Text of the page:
What You Should Know About Declawing

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Felines are naturally designed for grace, balance and agility. As the British author and Nobel Prize winner Doris Lessing once said: “If a fish is the movement of water embodied, given shape, [the] cat is a diagram and pattern of subtle air.” Key parts of this design are, surprisingly, the claws.

In spite of this however, thousands of cats across America undergo a painful surgery each year that deprives them of these important tools. This surgery is called an onychectomy but is more commonly known as “declawing”. To the average American citizen, declawing is as harmless as getting a cat spayed or neutered. This is not the case.

People must understand that scratching is a natural and necessary behavior that comes with every cat. This does not mean that one must accept the destruction of their furniture, only that there are alternatives and each feline will need something that is okay to scratch. Contrary to popular belief, cats can be trained and will easily learn to use a scratch post rather than that priceless living room set. Declawing is the lazy solution to the scratching “problem”, and many innocent felines pay the price for this laziness. Declawing should be made illegal in the United States, as it has been in at least twenty-three major countries across the world, because it forces a cat into an unnatural lifestyle and causes physical and in many cases psychological damage.


A cat's claws are an important part of its natural life. Many pro-declaw owners argue that domestic cats no longer need claws if they are kept inside. What they don't understand is that these claws are not merely for catching prey. Cats are digitigrades which means they walk on their toes. Their back, shoulder, paw and leg joints, muscles, tendons, ligaments and nerves are all designed to support this lifestyle. The claws of the cat play a key role in this. They are used for balance and to stretch the muscles in their legs, back, shoulders and paws. These muscles can only be stretched using a method similar to isometric exercising for humans in which a cat digs its claws into a surface and pulls back.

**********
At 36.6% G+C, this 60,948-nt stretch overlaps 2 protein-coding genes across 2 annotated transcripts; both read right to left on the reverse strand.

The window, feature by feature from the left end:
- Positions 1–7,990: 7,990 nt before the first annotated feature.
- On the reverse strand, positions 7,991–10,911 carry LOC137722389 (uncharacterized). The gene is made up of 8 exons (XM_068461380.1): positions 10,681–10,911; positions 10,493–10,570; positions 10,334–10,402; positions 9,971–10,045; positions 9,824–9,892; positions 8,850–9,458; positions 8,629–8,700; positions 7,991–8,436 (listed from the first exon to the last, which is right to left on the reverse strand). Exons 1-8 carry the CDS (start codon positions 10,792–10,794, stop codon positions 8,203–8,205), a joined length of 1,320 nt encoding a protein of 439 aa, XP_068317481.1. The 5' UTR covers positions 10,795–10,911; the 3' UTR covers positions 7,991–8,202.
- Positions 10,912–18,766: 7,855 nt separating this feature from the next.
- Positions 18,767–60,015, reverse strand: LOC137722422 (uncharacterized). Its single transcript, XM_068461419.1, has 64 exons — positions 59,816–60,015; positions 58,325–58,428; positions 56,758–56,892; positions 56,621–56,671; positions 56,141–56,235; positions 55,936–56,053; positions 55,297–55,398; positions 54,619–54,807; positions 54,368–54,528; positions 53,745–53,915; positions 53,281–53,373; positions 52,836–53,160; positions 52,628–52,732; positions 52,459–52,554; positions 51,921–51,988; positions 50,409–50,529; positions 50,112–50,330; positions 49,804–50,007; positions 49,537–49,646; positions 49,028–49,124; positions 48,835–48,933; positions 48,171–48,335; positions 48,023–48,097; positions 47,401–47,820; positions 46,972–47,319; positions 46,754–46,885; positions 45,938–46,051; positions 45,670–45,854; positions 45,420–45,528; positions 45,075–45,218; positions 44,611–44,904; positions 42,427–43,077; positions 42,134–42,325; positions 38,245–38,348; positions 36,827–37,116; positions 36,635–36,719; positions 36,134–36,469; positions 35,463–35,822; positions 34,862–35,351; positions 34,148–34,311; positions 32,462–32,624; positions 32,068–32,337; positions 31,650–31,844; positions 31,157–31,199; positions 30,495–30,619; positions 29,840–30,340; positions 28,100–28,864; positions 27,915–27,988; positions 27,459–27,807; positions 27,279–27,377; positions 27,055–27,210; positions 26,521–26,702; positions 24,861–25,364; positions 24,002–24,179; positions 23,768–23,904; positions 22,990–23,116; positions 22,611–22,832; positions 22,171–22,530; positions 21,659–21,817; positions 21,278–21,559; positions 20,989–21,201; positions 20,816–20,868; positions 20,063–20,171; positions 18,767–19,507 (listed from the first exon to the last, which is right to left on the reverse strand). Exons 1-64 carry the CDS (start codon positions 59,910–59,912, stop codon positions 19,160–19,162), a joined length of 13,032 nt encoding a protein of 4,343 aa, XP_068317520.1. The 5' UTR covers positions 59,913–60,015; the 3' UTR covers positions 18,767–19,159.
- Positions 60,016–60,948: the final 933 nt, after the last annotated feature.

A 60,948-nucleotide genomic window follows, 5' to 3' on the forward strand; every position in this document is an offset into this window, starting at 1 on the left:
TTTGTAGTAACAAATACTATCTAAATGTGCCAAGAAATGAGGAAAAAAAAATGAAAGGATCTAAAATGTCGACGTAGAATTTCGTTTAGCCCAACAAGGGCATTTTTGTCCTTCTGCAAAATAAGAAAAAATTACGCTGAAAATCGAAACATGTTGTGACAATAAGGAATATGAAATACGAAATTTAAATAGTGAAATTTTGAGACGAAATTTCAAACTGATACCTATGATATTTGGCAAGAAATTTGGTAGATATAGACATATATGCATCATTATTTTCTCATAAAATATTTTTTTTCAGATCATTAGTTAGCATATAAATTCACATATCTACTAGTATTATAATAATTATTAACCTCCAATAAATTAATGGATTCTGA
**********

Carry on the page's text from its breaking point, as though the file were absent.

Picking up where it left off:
The claws and bone removed during an onychectomy are also very important to the conformation of a cat's foot. Their absence would cause back pain similar to that experienced by humans while wearing improper shoes for extended periods of time. In addition, a declawed cat will shift its weight off its sore toes and will develop an altered gait. This unnatural gait would cause a great deal of stress on the felines joint and spine causing damage and possible arthritis. There have been studies done that confirm this.

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Cats also use their claws for grooming. In addition to licking, they also repeatedly scratch themselves. This removes skin irritations, dislodges dead hairs and combs out tangles in the fur. Without claws a cat cannot effectively perform these tasks and the cleanliness that attracts many cat owners suffers as a result. A cat is incapable of using its teeth to reach important areas of the neck, head and mouth for grooming and they also do not work as well on the rest of the body.


The claws are also an important tool for self defense. With their claws that can climb to safety or when cornered they can leave a nasty scratch on a would-be attacker. Cats also use their claws to mark their territory which is, of course, one of the main reasons cat owners decide to inflict this surgery upon their feline friends. This scratching behavior is entirely instinctual and natural. By scratching, a cat creates a scent and visual marker for its territory. It also seems to make them happy. It is very common for owners to report that upon arriving home their cat rushes to the scratch post.